The Facebook post appeared to have been prompted by a woman who Fouts said stopped into the Warren offices Tuesday to complain the mayor wouldn't stop to speak with her. 

"Apparently some seem to think I'm obligated to stop and talk and that is not the case," Fouts wrote. "Allow me time to jog without the encumbrance of stopping."

Biden backs Benson for SOS

Former Vice President Joe Biden is backing Democrat Jocelyn Benson in her second bid for Michigan Secretary of State, her campaign announced Wednesday.

The former dean of the Wayne State University Law School is “a leader who will make Michigan proud,” Biden said in a statement.

Benson, 40, was the Democratic nominee for the post in 2010 but lost to Republican Secretary of State Ruth Johnson by roughly six percentage points. She is poised to make the 2018 ballot after winning an uncontested state party endorsement vote in April.    

Secretary of State candidate Jocelyn Benson, left, speaks at the Michigan Democratic Convention. Next to her is former U.S. Sen. Carl Levin.

"We're at a pivotal time in our nation when protecting the sacred right to vote, and our elections is more important than ever,” Biden said. 

“I am proud to endorse Jocelyn Benson for Michigan Secretary of State because she will make sure special interests don't drown out the voices of working men and women by cleaning up the secret money flowing into our elections.”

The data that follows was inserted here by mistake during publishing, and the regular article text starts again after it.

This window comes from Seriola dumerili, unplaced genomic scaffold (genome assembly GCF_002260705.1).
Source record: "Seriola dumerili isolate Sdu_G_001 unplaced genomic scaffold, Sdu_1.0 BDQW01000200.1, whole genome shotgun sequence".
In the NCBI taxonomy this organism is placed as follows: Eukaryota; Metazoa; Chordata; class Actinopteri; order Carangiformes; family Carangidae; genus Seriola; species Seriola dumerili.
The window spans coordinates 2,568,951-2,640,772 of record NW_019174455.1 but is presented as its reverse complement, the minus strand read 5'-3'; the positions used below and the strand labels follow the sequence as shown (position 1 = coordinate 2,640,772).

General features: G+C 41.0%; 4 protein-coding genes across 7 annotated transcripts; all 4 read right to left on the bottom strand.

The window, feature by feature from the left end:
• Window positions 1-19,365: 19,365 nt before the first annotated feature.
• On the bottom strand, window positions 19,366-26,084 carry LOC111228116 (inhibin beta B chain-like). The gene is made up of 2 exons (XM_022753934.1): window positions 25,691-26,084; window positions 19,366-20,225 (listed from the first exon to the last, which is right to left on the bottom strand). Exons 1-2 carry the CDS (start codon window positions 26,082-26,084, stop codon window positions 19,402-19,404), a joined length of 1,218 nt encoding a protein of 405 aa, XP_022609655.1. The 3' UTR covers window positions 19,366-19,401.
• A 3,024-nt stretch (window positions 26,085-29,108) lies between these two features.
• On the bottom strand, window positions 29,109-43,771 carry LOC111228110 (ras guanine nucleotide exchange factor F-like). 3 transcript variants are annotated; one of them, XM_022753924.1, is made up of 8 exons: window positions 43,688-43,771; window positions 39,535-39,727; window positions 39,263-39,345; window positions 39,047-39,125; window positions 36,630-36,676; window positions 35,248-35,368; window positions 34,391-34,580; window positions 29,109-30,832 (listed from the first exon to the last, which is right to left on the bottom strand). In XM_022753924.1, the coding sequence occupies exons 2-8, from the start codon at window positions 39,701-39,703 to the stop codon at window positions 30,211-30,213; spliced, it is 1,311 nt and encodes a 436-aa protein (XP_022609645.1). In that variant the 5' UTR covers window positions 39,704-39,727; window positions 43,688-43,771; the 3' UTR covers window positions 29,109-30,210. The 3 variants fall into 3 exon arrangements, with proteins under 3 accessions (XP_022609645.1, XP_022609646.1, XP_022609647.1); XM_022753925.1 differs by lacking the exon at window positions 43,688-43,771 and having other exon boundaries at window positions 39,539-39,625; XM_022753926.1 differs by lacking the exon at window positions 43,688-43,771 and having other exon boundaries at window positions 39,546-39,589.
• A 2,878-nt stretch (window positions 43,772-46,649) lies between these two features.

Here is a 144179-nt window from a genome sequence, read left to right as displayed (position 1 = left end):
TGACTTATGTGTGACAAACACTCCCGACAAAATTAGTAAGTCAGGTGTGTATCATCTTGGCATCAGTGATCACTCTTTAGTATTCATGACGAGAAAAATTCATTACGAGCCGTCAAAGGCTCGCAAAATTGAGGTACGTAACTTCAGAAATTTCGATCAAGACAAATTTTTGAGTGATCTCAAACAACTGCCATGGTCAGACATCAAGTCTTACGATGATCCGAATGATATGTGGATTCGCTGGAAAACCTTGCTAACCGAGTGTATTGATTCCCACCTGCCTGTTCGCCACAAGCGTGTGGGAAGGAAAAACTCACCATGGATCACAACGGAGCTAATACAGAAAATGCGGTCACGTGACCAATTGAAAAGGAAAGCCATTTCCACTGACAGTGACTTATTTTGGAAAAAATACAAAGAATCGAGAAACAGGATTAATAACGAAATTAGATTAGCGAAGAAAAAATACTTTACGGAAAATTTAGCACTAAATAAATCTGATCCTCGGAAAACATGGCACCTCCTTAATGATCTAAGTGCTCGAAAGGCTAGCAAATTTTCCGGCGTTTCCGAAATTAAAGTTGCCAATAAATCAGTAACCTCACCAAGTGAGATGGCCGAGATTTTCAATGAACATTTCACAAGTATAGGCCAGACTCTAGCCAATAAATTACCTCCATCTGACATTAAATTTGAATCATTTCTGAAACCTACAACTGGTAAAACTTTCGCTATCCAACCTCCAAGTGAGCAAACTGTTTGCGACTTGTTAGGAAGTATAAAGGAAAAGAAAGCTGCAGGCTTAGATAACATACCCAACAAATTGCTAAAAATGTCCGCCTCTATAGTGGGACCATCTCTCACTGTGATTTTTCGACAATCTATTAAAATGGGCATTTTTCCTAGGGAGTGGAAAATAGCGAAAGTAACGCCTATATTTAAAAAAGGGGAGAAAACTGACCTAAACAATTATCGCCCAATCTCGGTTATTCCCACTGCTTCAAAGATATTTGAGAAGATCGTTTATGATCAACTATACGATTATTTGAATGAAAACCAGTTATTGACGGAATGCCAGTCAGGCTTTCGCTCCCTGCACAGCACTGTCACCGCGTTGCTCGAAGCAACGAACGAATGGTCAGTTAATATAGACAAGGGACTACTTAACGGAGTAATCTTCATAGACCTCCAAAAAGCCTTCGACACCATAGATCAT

Benson is a Harvard Law School graduate, CEO of the Ross Initiative in Sports for Equality and founding member of the Military Spouses of Michigan. She served as Wayne State law school dean from 2012 through September 2016.

Benson is expected to face one of three Republicans competing for the GOP nomination, Shelby Township Clerk Stan Grot, Eastern Michigan University Regent Mary Treder Lang and Michigan State University Professor Joseph Guzman.

Chamber endorses for Congress 

The Detroit Regional Chamber has put its support behind several candidates in contested primaries for the U.S. House.

The chamber’s political action committee recently announced endorsements, including state Rep. Tim Greimel, D-Auburn Hills, and state Sen. Mike Kowall, R-White Lake, in the 11th District, where Trott is retiring.

The PAC is also backing Democrat Andy Levin, who is seeking to succeed his father Rep. Sandy Levin in the 9th District, and state Sen. Ian Conyers, D-Detroit, who is running to succeed his great-uncle, resigned Rep. John Conyers Jr. 

GOP women's group condemns Waters statement

A GOP women's group condemned recent comments from U.S. Rep. Maxine Waters, in which she goaded California constituents to confront officials working for Trump.

“If you see anybody from that cabinet in a restaurant, in a department store, at a gasoline station, you get out and you create a crowd, and you push back on them!” Waters told a group in California. 

The Republican Women's Federation of Michigan said Waters' comments prove she has "little regard for the life and liberties" of the president and his cabinet. 

According to the statement, the GOP women's group has used donations for a little over a year to ensure law enforcement and security are present at the group's events because of comments like the ones Waters made. 

"The Democrat Party, hiding behind a ‘resist’ movement, has affirmed that they are indeed a Hate Group and should be treated and prosecuted as such," the statement said. 

Contributors: Jonathan Oosting, Melissa Nann Burke and Beth LeBlanc